Weak oil prices shrivelled quarterly profit at Exxon Mobil and Chevron, compelling both companies to rethink operations and plan for what many expect to be a sustained period of cheap crude.
Earnings at Exxon and Chevron, two of the world’s largest oil producers, also missed analysts’ expectations, adding to concerns that perhaps executives had not acted quickly enough to mitigate the impact of an over-50-per cent drop in oil prices since last summer.
The results also highlighted how smaller and more nimble US shale oil companies had slashed costs faster and more aggressively than global majors. Some shale producers have cut back drilling by 60 per cent or more.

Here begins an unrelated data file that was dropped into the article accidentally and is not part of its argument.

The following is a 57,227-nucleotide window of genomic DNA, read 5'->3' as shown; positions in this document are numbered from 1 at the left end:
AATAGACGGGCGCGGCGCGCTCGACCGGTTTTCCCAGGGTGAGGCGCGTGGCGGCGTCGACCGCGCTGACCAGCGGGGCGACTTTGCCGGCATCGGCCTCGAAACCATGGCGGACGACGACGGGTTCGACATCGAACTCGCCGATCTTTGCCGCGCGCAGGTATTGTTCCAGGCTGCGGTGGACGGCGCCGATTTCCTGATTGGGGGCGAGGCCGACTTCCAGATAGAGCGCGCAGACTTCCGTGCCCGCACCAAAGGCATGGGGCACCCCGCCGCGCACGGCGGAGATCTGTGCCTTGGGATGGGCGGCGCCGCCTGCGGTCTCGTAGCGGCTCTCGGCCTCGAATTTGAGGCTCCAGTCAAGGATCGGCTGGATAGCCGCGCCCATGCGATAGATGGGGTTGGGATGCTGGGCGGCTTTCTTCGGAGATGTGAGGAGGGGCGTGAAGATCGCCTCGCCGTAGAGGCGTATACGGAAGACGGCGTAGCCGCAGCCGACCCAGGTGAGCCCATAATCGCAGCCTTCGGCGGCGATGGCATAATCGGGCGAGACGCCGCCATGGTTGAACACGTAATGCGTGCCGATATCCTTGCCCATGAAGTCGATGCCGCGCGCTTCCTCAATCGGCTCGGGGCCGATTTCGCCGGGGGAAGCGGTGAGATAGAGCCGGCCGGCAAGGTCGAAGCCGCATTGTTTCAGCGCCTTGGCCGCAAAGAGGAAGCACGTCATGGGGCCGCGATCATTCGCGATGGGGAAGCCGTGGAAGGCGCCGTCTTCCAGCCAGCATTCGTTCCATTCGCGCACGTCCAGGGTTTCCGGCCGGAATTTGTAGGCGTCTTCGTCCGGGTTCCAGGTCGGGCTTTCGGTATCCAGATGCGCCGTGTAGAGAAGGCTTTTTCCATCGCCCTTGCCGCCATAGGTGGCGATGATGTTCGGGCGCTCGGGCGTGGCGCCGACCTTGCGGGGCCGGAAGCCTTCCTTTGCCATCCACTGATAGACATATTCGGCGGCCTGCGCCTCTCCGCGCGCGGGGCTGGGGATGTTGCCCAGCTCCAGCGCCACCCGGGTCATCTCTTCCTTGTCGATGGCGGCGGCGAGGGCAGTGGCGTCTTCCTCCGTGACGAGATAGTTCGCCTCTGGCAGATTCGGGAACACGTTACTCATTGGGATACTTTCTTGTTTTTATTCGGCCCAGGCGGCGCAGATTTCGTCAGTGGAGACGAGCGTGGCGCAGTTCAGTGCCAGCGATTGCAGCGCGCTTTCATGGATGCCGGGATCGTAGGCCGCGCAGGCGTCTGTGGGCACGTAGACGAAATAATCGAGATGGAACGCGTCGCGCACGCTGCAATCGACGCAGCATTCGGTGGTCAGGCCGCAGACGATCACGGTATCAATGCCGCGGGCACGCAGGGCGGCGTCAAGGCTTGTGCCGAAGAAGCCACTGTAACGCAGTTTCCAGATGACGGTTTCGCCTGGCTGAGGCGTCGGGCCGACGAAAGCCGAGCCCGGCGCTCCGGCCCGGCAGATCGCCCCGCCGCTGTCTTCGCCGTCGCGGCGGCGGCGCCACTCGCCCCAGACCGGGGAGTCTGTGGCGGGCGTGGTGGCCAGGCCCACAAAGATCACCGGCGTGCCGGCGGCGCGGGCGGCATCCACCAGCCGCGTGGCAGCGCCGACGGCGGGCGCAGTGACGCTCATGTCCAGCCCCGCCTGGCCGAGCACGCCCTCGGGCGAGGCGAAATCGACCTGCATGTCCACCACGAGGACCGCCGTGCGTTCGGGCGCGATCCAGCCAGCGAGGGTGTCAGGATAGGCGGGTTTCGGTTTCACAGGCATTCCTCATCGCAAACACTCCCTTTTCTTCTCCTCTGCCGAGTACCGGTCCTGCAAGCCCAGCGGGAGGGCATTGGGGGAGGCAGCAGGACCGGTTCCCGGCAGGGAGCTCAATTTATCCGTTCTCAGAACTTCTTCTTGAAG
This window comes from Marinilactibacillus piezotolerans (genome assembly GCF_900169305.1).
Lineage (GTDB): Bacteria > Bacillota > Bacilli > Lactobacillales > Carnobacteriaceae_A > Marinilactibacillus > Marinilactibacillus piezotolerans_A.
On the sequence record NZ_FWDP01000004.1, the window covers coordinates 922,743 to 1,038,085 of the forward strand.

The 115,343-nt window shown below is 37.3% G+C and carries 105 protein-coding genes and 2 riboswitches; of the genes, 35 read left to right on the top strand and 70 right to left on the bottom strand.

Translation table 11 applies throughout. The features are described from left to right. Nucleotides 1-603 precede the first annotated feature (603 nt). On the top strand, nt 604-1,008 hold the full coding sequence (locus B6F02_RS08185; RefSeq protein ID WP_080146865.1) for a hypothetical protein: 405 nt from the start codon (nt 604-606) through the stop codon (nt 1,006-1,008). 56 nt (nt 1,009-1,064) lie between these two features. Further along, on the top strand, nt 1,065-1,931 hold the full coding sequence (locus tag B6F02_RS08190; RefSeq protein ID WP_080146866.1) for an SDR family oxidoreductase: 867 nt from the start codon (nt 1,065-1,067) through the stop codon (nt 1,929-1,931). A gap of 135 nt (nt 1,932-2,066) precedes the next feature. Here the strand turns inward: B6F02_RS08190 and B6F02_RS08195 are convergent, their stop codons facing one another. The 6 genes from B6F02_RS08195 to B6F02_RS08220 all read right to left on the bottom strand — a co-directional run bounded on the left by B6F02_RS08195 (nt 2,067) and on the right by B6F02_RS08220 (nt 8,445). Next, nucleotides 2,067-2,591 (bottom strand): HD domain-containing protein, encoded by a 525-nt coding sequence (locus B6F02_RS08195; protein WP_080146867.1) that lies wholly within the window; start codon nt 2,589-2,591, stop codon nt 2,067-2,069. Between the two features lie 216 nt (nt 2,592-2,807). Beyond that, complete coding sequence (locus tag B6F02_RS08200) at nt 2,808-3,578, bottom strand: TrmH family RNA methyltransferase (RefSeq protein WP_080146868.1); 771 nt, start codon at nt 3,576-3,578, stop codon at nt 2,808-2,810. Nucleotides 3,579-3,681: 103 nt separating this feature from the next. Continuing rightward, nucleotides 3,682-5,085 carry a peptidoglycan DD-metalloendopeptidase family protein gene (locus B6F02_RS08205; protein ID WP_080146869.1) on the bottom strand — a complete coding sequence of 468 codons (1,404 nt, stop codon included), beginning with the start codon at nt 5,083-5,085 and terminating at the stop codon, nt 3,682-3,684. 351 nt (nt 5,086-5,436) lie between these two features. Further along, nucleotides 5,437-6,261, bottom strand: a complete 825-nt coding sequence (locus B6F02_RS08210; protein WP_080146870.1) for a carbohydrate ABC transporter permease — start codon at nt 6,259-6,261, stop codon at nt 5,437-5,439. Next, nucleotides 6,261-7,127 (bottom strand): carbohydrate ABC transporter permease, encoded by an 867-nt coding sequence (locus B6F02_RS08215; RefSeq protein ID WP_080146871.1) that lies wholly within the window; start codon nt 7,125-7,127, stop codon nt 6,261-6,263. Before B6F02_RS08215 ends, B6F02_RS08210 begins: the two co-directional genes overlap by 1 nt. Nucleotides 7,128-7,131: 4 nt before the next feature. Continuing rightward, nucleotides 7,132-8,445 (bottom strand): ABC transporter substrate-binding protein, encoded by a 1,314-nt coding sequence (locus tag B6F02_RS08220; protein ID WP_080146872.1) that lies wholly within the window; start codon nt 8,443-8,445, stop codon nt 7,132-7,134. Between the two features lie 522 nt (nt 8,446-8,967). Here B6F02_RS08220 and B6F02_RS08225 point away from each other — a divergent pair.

Exxon’s profit fell by more than half, with the biggest drop in its exploration and production business, where earnings slumped by nearly $6bn.
Chevron’s profit plunged 90 per cent, a starker drop and one exacerbated by a $2.22bn (£1.42bn) loss in its exploration and production division.
Though production grew at both companies, they missed the estimates of many analysts who had expected the energy giants to pump more.
Still, the two companies benefited from their refining divisions, which make gasoline and other fuels.
Both companies stressed their ability to weather the price doldrums and emerge stronger.